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Imaginative children more prone to anxiety
Imaginative children may be more prone to anxiety attacks, a new book has suggested. Anxiety and the Gift of Imagination by Dr Robin Alter looks at the link between creativity and such conditions. And it offers tips to parents on how they can reassure their kids that what they believe to exist might not be real.
Dr Alter, a registered psychologist, said many young people who suffer from anxiety often have overactive imaginations and are unable to distinguish between what is real and what is in their minds: "For a child with a vivid imagination, the monster under the bed is as real as the bed itself."
The book aims to teach children why they have imaginations in the first place, allowing them to view their thoughts and ideas as gifts. It hopes to enable kids to see both their anxiety and themselves in a new light.
Dr Sharon Lewis, a Chartered Psychologist, said: "Anxiety is a feeling characterised by an unpleasant sense of apprehension, together with physical symptoms. Anxiety and fear are on the same spectrum: a danger signal.
"Anxiety is an emotion with adaptive value: when we are anxious, we scan the environment and become vigilant. We look for the source of danger or the cause of the anxiety and respond accordingly. But anxiety symptoms become problematic when they are an inappropriate response to a non-threatening stimulus or when they are severe and chronic in intensity or duration.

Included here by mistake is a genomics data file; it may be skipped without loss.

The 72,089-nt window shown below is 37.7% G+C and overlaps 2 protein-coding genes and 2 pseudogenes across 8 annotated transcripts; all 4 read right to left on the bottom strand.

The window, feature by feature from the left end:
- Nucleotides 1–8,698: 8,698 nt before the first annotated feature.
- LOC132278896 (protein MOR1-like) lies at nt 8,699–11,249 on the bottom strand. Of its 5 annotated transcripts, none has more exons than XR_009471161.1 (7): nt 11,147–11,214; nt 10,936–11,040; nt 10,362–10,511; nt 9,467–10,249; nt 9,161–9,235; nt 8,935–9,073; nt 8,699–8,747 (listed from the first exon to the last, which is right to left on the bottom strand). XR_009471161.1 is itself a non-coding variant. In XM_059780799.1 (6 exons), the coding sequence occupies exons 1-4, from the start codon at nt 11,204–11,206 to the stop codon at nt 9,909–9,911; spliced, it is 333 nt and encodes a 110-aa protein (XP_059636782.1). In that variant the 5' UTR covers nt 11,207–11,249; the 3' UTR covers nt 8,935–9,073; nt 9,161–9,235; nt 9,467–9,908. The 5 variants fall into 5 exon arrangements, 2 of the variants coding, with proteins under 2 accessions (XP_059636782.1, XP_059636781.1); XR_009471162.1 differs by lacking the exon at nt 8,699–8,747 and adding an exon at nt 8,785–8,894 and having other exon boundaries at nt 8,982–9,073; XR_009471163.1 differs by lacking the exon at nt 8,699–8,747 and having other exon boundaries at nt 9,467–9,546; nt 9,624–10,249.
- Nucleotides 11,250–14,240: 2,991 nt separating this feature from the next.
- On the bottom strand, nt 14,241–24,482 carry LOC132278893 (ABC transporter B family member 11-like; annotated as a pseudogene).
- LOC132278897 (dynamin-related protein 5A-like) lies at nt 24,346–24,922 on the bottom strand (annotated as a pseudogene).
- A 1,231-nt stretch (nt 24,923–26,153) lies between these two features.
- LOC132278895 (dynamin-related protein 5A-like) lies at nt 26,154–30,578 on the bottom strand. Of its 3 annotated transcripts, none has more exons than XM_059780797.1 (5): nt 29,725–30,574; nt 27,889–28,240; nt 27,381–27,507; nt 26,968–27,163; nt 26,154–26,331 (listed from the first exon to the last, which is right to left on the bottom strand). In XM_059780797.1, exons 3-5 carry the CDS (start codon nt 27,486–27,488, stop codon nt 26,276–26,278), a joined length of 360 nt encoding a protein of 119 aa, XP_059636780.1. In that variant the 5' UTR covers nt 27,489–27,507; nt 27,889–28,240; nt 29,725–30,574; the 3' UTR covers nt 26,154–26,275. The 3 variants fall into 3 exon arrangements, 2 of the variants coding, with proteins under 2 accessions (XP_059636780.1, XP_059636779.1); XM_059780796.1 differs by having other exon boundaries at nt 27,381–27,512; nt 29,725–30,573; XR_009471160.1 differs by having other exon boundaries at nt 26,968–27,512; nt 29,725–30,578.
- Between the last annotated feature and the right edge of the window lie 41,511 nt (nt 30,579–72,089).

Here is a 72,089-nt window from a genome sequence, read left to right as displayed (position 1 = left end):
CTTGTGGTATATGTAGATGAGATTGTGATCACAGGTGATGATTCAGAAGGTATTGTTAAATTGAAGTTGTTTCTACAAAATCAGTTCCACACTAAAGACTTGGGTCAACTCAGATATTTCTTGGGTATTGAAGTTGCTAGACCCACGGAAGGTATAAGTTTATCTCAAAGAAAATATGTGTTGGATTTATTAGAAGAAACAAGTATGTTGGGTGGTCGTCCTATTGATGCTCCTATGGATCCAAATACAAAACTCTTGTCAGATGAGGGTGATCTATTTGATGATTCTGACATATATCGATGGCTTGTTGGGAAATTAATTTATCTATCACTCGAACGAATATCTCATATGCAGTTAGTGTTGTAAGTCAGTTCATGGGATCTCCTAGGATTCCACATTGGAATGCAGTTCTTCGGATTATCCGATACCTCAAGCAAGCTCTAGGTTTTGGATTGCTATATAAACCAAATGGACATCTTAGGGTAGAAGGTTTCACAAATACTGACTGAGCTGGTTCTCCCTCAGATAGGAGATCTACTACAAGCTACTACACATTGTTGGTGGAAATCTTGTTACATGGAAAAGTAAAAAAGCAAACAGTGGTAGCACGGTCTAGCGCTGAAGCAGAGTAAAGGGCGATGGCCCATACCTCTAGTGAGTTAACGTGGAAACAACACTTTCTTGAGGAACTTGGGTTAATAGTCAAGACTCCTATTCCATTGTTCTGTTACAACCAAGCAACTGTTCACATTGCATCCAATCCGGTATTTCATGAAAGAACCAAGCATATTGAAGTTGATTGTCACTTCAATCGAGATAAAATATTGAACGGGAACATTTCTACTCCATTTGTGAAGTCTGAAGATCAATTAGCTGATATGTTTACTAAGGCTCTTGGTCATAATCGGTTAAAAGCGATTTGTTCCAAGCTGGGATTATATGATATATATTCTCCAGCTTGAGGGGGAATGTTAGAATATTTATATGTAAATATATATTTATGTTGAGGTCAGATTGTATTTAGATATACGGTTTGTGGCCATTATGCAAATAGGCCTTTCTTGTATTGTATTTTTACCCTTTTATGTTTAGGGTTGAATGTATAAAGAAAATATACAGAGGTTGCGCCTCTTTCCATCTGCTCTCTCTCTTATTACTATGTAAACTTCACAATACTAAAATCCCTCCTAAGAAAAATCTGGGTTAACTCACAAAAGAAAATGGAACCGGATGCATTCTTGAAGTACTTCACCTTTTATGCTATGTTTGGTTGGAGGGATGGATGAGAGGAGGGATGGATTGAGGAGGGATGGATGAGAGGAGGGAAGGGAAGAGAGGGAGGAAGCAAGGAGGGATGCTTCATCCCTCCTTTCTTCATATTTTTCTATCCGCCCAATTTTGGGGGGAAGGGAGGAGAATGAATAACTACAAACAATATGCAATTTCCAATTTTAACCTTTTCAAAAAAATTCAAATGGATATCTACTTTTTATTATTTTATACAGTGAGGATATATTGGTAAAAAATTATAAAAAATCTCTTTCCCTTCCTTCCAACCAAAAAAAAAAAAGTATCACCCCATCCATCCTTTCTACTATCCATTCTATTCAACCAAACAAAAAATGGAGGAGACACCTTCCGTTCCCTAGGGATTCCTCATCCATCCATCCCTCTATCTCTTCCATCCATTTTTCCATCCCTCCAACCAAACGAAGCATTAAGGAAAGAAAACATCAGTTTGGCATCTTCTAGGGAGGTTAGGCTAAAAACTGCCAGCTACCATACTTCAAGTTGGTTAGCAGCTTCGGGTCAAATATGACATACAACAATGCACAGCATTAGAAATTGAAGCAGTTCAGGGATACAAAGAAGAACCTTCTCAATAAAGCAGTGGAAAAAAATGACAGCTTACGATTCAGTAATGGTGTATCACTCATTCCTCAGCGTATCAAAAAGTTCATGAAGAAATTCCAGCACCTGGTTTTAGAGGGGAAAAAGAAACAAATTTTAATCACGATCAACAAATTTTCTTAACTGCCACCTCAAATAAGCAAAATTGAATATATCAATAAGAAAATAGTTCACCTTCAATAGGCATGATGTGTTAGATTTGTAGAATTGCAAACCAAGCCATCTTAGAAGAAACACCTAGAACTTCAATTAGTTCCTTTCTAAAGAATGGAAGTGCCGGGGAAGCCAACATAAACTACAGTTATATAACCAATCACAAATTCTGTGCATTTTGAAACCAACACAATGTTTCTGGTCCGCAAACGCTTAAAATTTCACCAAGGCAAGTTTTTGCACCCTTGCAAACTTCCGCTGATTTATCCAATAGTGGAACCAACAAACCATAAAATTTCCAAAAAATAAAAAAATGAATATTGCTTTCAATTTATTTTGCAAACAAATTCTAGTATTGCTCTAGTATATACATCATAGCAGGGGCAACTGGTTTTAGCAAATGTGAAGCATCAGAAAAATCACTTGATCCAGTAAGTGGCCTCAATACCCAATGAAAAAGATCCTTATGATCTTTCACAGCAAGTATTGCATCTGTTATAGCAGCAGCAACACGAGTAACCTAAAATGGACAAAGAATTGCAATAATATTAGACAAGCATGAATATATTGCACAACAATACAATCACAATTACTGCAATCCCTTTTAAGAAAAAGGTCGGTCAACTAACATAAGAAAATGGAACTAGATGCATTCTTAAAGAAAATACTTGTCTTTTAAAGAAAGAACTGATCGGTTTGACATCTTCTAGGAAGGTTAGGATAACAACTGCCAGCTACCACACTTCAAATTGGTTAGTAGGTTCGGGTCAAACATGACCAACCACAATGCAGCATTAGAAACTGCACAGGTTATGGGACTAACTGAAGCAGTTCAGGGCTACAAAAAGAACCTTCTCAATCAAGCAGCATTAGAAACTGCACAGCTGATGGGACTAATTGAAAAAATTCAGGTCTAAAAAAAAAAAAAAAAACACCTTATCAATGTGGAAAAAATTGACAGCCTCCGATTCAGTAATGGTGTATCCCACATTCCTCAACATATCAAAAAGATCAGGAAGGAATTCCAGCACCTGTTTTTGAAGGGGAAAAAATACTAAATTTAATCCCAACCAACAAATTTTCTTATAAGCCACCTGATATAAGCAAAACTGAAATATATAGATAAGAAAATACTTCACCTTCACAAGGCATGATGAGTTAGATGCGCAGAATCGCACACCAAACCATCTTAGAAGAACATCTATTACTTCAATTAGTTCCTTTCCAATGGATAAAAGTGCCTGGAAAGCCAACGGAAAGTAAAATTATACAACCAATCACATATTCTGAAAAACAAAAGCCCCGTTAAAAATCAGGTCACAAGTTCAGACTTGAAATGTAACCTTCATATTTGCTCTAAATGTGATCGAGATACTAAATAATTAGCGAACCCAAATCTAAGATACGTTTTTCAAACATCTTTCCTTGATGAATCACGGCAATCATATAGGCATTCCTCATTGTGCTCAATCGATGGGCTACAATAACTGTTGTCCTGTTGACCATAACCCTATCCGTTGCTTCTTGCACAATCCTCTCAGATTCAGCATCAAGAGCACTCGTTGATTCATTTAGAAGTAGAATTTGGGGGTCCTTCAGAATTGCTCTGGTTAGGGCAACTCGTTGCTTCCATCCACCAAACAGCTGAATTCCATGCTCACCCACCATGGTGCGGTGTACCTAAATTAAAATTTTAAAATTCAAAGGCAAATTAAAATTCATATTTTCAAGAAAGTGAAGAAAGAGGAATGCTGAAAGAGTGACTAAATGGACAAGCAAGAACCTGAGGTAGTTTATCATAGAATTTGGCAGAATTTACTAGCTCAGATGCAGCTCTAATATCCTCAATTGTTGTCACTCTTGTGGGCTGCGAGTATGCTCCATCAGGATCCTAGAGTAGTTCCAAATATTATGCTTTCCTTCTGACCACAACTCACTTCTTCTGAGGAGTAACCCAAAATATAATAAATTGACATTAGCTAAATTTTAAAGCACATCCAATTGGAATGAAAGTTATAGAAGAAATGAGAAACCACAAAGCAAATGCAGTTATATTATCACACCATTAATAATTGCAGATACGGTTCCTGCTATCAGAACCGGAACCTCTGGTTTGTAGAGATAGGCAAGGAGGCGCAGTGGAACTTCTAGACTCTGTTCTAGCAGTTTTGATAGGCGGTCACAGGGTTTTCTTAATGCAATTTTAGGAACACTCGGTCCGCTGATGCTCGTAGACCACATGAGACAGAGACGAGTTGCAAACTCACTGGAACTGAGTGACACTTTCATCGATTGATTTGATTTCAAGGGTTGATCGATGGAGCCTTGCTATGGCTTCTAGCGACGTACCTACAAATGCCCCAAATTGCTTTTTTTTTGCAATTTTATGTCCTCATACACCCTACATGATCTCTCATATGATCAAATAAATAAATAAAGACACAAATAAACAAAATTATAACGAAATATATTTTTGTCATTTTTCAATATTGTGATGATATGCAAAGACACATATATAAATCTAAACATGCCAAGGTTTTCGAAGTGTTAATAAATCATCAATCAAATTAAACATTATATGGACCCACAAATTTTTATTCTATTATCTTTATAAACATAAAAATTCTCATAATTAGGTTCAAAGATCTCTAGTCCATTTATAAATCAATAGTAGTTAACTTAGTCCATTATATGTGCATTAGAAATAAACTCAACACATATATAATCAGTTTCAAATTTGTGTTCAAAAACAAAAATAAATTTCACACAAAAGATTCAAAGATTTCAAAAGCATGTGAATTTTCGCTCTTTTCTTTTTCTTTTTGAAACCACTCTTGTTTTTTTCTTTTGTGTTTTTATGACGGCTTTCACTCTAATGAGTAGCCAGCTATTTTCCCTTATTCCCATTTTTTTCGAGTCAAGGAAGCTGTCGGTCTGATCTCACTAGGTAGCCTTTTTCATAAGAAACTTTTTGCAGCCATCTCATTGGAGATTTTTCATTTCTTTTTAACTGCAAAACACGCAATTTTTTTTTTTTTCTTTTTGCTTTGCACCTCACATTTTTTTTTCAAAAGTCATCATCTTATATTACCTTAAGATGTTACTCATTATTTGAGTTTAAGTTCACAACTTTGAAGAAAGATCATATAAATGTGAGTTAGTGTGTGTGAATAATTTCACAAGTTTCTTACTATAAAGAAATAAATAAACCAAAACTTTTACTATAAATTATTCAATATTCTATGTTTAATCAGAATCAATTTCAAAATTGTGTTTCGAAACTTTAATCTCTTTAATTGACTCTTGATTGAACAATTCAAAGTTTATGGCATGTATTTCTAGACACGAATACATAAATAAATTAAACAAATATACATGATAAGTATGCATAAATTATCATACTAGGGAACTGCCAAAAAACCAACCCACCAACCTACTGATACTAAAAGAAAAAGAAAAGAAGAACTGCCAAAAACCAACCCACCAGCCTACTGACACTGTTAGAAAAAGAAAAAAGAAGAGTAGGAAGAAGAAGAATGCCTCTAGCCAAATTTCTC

"In my view, when children and adults who present in the consulting room with anxiety at the forefront, that anxiety is caused by the presence of unconscious conflicting emotion. For example, the child experiences conflicting or unacceptable emotions toward their parents - they have both loving and angry feelings toward them.
"Because these emotions are 'unacceptable' or threaten the relationship with the caregiver, they are converted into anxiety manifestations. In my view, children with insecure attachments – and caregivers who themselves have difficulty dealing with emotions or unresolved emotional trauma – will be most prone to anxiety disorders.
"In terms of 'imaginative children' - when we are anxious, both adults and children seek a rational explanation for this: why am I anxious? where is the danger? However, our cognitive explanations or rationalisations of generalised anxiety are seldom correct."
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